Downcycling is "the recycling of a material into a material of lesser quality. The obvious example is the recycling of plastics, which turns them into lower grade plastics." The Dictionary of Sustainable Management sez: "Most recycled industrial nutrients (materials) lose viability or value in the process of recycling. This means they can only be used in a degraded form for components other than their original use. White writing paper, for example, is often downcycled into materials such as cardboard and cannot be used to create more premium writing paper."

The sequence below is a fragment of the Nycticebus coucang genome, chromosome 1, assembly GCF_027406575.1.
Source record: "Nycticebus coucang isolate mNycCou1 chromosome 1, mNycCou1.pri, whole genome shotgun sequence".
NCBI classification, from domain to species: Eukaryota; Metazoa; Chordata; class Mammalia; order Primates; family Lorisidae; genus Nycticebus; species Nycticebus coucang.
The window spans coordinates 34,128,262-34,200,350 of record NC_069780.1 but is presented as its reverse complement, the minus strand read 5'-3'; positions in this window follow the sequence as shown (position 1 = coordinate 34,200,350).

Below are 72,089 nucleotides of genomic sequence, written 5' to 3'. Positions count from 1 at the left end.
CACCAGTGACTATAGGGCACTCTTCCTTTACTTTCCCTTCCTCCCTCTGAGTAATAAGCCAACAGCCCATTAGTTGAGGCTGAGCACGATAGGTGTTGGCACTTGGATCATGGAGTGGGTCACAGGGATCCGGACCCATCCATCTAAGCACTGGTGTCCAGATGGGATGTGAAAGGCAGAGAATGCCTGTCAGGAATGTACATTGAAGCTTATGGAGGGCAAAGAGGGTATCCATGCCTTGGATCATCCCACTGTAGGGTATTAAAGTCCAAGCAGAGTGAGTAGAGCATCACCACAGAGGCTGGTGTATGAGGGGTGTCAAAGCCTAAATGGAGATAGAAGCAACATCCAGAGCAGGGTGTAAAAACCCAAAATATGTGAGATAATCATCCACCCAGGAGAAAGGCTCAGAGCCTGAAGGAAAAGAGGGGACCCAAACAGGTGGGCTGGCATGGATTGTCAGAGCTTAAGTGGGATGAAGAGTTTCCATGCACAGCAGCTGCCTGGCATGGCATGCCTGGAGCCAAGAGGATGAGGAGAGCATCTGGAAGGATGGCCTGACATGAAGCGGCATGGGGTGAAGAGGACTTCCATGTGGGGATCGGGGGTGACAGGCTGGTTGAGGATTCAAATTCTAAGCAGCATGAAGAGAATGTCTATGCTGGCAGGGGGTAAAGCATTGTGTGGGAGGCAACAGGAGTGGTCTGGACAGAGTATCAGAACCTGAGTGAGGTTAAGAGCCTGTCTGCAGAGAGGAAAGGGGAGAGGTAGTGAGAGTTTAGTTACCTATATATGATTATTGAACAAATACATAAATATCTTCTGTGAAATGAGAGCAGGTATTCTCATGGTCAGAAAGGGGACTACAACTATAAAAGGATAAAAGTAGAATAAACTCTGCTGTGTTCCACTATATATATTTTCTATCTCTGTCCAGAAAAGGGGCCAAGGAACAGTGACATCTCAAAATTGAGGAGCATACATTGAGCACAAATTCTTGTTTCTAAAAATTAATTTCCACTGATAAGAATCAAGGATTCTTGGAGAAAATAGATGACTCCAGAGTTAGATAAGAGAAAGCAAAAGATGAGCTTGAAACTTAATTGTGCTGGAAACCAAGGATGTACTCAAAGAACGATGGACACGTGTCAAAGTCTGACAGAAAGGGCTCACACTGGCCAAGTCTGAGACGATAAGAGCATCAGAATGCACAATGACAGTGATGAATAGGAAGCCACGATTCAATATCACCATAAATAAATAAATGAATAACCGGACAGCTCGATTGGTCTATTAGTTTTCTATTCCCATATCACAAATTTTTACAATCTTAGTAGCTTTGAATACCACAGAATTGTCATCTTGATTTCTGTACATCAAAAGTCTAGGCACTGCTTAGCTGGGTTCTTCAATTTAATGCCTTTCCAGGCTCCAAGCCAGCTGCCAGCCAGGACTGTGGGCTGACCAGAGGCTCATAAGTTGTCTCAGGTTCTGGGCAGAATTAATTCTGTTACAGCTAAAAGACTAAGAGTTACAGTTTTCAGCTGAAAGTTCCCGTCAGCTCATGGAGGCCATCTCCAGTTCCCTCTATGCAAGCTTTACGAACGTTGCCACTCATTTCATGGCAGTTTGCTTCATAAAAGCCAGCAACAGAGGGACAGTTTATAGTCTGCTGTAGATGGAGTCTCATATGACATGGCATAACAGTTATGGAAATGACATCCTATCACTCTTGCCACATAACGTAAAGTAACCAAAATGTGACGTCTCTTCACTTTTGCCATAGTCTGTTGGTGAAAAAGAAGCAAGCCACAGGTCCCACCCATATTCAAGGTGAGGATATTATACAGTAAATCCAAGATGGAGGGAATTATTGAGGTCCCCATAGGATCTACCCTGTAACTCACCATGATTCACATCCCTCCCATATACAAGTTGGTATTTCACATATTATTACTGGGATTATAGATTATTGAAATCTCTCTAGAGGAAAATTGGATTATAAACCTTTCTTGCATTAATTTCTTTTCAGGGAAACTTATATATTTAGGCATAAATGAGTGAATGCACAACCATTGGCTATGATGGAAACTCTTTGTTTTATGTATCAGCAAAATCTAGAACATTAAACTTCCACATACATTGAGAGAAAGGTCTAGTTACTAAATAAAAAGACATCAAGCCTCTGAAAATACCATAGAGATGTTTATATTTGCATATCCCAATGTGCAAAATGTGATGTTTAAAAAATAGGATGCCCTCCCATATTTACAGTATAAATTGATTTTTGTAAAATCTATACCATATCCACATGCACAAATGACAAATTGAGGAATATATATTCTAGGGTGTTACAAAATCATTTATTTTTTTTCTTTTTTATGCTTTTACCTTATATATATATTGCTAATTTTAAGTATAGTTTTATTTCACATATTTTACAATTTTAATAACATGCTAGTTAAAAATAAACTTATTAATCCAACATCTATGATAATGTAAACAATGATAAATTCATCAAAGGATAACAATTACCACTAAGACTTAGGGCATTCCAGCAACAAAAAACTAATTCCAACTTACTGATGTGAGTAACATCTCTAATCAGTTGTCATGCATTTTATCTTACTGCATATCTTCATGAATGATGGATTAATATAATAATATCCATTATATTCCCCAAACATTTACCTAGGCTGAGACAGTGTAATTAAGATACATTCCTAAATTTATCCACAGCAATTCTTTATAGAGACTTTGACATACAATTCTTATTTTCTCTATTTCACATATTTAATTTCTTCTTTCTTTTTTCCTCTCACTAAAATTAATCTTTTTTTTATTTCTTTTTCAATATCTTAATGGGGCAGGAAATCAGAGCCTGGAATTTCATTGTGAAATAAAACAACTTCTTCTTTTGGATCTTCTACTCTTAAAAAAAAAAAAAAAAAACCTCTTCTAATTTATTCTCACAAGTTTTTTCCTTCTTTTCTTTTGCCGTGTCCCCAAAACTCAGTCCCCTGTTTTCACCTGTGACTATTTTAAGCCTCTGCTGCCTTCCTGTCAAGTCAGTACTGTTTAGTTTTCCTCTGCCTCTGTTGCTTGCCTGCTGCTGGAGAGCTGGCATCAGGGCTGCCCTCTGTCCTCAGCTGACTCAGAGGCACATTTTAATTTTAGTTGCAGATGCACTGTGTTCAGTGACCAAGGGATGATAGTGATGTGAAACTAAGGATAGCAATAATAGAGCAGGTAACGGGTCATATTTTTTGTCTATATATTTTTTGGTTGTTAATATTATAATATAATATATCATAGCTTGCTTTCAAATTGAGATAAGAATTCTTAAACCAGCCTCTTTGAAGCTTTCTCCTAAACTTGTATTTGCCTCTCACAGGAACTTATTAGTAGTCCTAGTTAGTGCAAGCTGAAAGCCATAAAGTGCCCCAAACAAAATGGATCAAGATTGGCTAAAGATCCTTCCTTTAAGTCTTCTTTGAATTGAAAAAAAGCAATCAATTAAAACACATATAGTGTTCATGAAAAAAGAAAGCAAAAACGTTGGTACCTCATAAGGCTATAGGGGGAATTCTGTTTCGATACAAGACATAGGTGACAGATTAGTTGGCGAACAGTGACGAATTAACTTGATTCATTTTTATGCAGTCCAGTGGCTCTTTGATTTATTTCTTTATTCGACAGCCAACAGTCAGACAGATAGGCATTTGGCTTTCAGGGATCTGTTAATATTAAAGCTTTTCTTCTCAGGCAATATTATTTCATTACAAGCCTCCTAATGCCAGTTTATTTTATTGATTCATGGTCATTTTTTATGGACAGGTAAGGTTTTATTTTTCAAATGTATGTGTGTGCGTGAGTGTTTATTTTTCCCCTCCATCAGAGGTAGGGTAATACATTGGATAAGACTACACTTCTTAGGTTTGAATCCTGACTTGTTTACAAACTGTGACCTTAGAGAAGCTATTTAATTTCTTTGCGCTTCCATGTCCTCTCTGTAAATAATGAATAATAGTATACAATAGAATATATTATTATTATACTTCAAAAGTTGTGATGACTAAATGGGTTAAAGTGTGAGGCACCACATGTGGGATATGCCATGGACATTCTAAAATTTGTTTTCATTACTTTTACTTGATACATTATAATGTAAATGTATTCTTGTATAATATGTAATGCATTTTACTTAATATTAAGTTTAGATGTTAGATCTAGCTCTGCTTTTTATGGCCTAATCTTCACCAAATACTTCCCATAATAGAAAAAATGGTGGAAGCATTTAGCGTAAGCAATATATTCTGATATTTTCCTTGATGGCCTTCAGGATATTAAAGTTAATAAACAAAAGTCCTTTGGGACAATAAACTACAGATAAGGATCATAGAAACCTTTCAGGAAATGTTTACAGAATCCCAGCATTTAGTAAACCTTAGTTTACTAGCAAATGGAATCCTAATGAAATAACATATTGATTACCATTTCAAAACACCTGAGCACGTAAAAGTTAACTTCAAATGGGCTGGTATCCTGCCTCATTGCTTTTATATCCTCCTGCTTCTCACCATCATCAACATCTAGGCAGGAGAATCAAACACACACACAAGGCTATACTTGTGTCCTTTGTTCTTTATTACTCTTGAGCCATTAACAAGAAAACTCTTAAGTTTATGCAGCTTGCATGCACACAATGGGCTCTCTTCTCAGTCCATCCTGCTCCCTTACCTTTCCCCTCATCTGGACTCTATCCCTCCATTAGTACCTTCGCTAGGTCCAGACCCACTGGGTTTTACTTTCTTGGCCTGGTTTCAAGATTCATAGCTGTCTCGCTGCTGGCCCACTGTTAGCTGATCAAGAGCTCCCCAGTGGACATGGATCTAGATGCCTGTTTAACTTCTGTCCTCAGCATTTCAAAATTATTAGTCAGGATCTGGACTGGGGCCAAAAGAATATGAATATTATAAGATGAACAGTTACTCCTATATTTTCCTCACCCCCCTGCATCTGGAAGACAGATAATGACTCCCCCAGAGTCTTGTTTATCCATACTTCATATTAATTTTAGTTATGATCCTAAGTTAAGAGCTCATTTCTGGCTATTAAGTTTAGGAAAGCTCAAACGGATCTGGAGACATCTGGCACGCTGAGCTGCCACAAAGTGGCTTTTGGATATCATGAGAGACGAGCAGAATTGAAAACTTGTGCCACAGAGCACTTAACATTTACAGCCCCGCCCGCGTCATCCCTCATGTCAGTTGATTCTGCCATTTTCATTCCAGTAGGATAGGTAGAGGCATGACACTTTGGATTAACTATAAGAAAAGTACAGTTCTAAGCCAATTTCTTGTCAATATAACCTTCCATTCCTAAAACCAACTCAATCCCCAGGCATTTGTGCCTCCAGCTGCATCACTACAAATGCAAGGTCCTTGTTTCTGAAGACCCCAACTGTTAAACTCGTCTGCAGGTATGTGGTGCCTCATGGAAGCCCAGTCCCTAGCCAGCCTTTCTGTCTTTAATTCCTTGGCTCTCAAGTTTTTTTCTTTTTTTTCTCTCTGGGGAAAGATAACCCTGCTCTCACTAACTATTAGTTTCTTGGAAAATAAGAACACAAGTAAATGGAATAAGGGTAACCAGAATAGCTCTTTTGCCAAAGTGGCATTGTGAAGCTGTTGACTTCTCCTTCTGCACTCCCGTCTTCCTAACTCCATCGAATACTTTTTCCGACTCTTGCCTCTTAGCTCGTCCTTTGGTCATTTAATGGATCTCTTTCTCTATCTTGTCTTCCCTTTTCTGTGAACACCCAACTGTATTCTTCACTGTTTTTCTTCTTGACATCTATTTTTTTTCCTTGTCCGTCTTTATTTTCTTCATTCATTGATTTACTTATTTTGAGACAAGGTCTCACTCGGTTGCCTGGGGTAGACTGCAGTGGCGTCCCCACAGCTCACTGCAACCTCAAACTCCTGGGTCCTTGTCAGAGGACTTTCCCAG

"When a recycled good is cheaper or weaker than the original product, it's known as down-cycling (or downstream recycling)," adds Ed Grabianowski at HowStuffWorks.com. "Eventually, goods move so far down the recycling stream it isn't feasible to recycle them any further. After being recycled a few times, paper is no longer usable." Or, as Josh Spear explains, "Most recycling sends material downwards on the 'food chain'. Once the material is recycled, it's of a lower quality than it started and is therefore less useful."